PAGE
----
Horatio Rogers.

Record of the Rhode Island excursion to Gettysburg, October 11-16, 1886 (Volume 2) online

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was a splendid artilleryman, and one of the best shots in the
battery. I remember, the night of our departure from Provi-
dence on the boat train, he and I occupied the same seat, and
as we were hurrying along to our new existence, we sat a
long time in silence. At last, Billy turned to me and said,
" Johnny, this is the going, but what will the returning be ?"
Poor Billy! how 1 missed him in the weary months that fol-
lowed ! Gardiner came to us as a recruit ; I do not remem-
ber at what period, but he had been with us quite a long time.
He was rather peculiar, but a good, quiet, steady man, per-
forming his duty conscientiously, very pious, his Bible being
his constant companion — a man who feared God, and tried to
live up to, and practice his belief, in all the excitement and
temptations of the soldier's life. I would often talk of his
family, whom he was proud of and had the greatest affection
for. He carried a small book besides his Bible, and I ob-
served that he used it tq press flowers in, which did not grow
at home ; and when he wrote to his wife, which was very often,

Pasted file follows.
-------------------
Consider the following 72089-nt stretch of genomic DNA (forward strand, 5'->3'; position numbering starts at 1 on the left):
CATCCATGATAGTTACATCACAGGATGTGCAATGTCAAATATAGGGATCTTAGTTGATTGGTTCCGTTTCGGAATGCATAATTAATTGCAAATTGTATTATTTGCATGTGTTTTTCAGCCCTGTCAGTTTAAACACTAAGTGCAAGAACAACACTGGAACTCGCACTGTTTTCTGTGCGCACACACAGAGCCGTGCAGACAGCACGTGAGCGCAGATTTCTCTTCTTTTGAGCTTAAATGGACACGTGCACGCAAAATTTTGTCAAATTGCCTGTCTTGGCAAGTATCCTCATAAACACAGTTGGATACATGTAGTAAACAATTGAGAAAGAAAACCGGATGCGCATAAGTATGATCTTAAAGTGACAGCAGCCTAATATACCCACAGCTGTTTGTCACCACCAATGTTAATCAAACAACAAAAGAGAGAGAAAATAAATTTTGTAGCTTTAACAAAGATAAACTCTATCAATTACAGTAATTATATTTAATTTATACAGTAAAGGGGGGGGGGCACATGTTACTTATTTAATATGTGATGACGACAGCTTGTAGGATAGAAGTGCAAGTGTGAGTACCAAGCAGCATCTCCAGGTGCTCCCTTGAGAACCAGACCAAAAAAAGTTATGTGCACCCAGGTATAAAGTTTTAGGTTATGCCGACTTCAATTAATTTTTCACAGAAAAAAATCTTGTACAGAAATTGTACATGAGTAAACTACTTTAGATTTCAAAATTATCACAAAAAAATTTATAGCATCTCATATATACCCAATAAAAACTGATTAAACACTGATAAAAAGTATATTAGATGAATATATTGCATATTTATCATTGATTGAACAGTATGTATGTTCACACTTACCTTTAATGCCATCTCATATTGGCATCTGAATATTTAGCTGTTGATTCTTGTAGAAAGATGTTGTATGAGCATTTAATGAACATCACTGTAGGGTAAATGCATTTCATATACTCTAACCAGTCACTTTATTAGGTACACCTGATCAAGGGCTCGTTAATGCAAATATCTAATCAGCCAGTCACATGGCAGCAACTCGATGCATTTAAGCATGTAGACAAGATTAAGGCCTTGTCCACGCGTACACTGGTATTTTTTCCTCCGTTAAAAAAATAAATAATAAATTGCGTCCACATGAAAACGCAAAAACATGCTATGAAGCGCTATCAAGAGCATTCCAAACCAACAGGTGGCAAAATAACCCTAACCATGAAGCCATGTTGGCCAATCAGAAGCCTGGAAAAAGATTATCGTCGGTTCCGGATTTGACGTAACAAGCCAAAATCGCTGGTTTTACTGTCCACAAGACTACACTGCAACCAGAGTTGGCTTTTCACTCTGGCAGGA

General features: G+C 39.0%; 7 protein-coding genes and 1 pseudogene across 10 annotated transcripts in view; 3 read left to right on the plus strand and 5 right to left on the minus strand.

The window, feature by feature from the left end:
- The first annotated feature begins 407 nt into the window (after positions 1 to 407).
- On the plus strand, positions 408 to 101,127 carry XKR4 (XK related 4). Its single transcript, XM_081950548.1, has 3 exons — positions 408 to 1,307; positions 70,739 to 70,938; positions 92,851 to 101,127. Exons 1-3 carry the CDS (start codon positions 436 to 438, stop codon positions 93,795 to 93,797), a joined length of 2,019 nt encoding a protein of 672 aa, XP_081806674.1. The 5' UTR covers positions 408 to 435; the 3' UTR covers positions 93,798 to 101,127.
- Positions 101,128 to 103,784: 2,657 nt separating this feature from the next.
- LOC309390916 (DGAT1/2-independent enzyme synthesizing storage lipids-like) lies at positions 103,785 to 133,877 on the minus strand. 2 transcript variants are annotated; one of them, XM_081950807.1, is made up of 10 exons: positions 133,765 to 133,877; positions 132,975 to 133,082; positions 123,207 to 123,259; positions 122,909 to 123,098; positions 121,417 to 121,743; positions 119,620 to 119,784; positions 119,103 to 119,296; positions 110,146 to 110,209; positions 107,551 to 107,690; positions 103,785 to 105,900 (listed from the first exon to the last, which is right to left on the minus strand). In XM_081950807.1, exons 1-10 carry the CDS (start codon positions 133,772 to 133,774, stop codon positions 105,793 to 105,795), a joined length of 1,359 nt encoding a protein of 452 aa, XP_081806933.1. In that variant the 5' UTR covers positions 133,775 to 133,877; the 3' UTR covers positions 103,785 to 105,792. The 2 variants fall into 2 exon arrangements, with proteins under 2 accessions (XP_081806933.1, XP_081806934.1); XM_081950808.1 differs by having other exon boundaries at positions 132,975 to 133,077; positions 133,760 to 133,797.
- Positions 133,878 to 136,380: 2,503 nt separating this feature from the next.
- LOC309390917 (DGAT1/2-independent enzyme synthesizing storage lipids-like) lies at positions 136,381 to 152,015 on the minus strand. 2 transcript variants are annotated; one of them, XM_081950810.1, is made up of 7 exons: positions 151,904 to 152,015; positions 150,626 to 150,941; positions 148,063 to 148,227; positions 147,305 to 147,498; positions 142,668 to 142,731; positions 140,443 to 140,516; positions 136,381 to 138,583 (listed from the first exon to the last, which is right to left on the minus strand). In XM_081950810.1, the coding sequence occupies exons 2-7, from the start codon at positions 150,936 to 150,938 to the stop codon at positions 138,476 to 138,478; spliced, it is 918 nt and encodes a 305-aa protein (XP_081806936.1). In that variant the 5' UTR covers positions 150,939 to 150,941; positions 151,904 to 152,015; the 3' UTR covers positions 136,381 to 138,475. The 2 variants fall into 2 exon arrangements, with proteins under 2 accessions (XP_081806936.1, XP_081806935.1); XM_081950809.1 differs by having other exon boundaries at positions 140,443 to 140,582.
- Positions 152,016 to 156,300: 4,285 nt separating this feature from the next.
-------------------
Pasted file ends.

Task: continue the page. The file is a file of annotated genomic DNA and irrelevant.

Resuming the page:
he would send them to her. Sergeant Straight, of the gun on
which he was killed, was a chum of his, and they tented to-
gether. I heard that they had promised one another, that if
either was killed or wounded, the survivor would, if possible,
come to the fallen one's side. It was Sergeant Straight that
I saw run to the side of Gardiner to hear his dying words. I
could see Gardiner's lips move, as if speaking, but I could not
hear what he said, except the last words, which I heard very
distinctly ; they were, " Glory halleluia !" After the battle
the sergeant told me the rest of the sentence. Gardiner told
him to take his book and Bible, which were in the side of his
l)louse that was not shot away, and send them to his wife, and
tell her that he died happy ; then he shouted the words which
I heard. That was the death of the christian soldier Gar-
diner. One of the men ran and procured an axe and tried to
drive the shell down into the gun in order to fire it, as the
powder was attached to the shell, but to no purpose. Another
shell exploded at the gun, and mortally wounded No. Four,
John Green. As this piece was now useless, we had but three


left, and no ammunition. Orders came to retire. The battery
had difficulty to find horses enough to haul off the guns and
caissons. Some had three, some more. One gun, in retiring
from the field, was swept clean of horses by a shell, and had
to be left till the bat<ery got off the field ; and when they came
back for it, it was not to be found. Some other battery,
which had lost a gun, took it. As our officers had neglected
to Tceep the numbers of the guns, it was never found. I un-
derstood that our officers had to pay for it, but the money
was afterwards refunded. Just before the battery retired, I
was crippled, so that I could not go at that time, but I knew
that I would be able to go soon. As I lay on the ground,
watching the relief batteries going into position, suddenly I
saw a regiment, which had l)een lying on the ground near us,
spring up and grasp their guns, which were sticking in the